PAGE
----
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Braveheart Award


We have reinstated our Braveheart Awards for patients who have been seriously ill, needed ongoing treatments or have just been a pleasure to treat. We start this off with Smudge.

Smudge presented to the surgery as an emergency call out of hours as she had suddenly developed rapid breathing and was refusing her evening meal. On admission Smudge was given oxygen and an intravenous cannula was placed, an x-ray of her chest was taken, and this revealed that she had fluid in her chest cavity. Smudge was stabilised for the night and maintained on oxygen, whilst being giving some diuretics (water meds) intravenously to try to remove some of the fluid in her chest. The following morning Smudge was more settled, but her respiratory rate was still increased, we needed to find the cause of the fluid in her chest – it could have been an infection, a tumour or due to heart issues. Smudge was given a small amount of sedation and we then took a small sample of fluid from her chest; we also scanned her chest and heart at the same time. The fluid was clear in nature which was more suggestive of a heart complication, and the ultrasound scan of her heart revealed her heart was enlarged. These elements put together suggested heart failure – an unfortunately common cause in older cats.

Smudge was started on medications to help her heart and she continued to receive diuretics to reduce the fluid build-up. Unfortunately, later that day Smudge appeared to have a neurological episode which resulted in her demonstrating total blindness – the cause of the episode was suspected to be due to a blood clot becoming dislodged and travelling around her body before lodging in the brain – again an unfortunately common side effect of heart failure in cats. This was a serious situation for Smudge and the odds really were not in her favour. However, despite all these issues and complications, Smudge was always such a happy girl, purring and wanting a fuss and her owners were determined to continue the fight, so she was also started on medications to help dissolve/prevent further clots.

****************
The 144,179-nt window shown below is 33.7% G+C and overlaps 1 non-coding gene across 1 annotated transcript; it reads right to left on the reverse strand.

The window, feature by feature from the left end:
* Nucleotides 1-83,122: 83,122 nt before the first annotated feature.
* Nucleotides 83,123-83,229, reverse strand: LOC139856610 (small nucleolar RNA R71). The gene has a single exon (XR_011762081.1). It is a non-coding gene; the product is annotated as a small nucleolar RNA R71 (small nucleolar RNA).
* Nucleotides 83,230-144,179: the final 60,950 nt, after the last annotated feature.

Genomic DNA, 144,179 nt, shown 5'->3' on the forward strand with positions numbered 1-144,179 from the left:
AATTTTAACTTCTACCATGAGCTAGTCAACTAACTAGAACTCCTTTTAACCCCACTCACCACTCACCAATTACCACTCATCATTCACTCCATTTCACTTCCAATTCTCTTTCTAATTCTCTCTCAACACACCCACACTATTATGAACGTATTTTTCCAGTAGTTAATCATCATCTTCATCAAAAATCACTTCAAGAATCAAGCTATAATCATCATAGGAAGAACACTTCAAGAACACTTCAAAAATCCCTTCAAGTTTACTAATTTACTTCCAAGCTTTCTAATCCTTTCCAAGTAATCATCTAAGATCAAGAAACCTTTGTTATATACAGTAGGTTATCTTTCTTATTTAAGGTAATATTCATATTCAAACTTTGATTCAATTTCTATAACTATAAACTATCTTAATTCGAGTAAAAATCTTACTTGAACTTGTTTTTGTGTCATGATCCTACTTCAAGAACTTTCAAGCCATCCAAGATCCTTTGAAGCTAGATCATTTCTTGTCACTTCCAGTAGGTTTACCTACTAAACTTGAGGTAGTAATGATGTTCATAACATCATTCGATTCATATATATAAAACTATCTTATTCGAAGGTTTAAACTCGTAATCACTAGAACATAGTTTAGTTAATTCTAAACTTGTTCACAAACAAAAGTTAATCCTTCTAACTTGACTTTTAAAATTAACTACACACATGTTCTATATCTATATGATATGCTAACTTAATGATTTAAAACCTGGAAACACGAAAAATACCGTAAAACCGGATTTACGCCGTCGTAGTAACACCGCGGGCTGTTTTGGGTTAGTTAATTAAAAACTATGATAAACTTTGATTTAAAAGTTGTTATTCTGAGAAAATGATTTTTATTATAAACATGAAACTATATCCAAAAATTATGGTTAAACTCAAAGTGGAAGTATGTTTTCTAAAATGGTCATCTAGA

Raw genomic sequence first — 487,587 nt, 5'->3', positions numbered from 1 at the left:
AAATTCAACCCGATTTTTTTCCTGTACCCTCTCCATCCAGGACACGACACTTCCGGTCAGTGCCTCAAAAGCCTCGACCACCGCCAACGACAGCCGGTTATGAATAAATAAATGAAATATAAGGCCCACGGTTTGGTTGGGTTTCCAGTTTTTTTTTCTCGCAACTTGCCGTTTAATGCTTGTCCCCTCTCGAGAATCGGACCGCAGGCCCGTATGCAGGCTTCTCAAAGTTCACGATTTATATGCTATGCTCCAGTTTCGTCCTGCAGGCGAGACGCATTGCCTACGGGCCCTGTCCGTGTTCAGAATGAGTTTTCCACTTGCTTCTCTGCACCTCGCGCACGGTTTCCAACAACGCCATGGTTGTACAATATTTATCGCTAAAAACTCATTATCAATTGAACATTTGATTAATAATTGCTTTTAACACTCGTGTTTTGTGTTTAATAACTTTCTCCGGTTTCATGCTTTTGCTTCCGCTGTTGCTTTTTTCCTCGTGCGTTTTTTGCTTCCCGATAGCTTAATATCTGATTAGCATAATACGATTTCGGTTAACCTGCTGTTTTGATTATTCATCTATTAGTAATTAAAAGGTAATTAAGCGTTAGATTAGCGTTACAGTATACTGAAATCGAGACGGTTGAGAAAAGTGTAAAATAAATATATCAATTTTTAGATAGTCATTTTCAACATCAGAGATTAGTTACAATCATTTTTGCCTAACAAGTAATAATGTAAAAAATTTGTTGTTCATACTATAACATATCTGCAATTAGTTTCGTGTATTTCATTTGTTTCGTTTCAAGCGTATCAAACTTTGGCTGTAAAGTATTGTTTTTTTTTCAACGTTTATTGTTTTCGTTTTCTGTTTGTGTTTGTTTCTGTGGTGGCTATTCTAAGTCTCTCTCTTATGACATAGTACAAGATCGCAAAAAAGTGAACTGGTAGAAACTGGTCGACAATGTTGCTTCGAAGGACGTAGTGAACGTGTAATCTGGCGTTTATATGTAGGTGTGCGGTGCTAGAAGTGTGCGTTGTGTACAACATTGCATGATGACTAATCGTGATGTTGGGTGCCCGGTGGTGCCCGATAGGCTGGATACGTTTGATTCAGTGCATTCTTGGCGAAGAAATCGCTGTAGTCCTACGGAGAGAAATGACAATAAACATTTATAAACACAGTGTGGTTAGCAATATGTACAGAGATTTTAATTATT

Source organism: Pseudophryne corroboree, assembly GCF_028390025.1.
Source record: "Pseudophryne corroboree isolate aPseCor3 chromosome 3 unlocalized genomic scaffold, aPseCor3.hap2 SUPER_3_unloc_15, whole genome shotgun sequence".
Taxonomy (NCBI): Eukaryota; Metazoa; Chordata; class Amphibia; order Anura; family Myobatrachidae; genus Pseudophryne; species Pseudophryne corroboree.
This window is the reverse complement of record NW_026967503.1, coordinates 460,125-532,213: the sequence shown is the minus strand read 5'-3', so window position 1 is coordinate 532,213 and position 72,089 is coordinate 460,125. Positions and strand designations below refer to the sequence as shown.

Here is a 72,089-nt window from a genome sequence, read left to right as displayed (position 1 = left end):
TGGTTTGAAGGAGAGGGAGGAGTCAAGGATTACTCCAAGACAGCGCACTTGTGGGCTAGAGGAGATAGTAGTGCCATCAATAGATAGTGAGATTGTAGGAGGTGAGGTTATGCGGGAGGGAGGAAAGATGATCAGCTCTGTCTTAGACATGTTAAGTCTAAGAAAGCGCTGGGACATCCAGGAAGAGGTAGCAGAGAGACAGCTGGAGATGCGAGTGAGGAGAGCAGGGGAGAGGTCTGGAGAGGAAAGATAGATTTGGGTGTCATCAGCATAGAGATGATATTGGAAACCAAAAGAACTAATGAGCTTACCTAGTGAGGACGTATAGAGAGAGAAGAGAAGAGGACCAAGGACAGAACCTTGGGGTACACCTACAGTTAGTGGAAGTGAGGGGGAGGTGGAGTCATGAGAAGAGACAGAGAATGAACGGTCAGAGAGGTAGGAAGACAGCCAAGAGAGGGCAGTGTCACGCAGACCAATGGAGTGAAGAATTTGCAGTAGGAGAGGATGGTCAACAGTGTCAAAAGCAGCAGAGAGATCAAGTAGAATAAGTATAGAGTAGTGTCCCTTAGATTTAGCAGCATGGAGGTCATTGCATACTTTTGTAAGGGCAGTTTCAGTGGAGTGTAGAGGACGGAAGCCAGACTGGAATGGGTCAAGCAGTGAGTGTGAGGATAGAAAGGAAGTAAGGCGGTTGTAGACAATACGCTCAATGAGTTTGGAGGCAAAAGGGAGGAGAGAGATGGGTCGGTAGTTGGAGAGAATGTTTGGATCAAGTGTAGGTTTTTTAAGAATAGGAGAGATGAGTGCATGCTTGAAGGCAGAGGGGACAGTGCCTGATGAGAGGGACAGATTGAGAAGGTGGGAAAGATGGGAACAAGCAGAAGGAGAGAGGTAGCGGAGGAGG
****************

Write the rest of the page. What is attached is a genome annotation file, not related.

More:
Smudge remained in the hospital for a week receiving multiple medications each day, her breathing settled down and she appeared to be regaining some vision, but now Smudges next fight was her refusal to eat – she had not eaten any food for nearly 5 days despite us trying various different food, treats etc and her owners visiting daily to try to encourage her to eat, although the medical side of her condition was improving physically she could not come off her intravenous fluids and go home until she was eating, because her electrolytes would become unbalanced and she may become dehydrated. With perseverance, appetite stimulants and good old patience Smudge finally began to pick at food and after a week in hospital Smudge was finally able to go home! She would be on medications for life and, although we believed she had a small amount of vision back, we were not sure how much vision she would fully regain.

It is now a few weeks since Smudge went home and she is doing amazingly; she is settled, has good vision and is eating and taking her medications well. Smudge really is a fighter and although she would have had every right to be miserable and angry being in the hospital, feeling awful and not being able to see, she was a lovely girl, always purring, doing paddy paws with her feet, and wanting a fuss and attention. Smudge is a well deserving recipient of a Braveheart Award.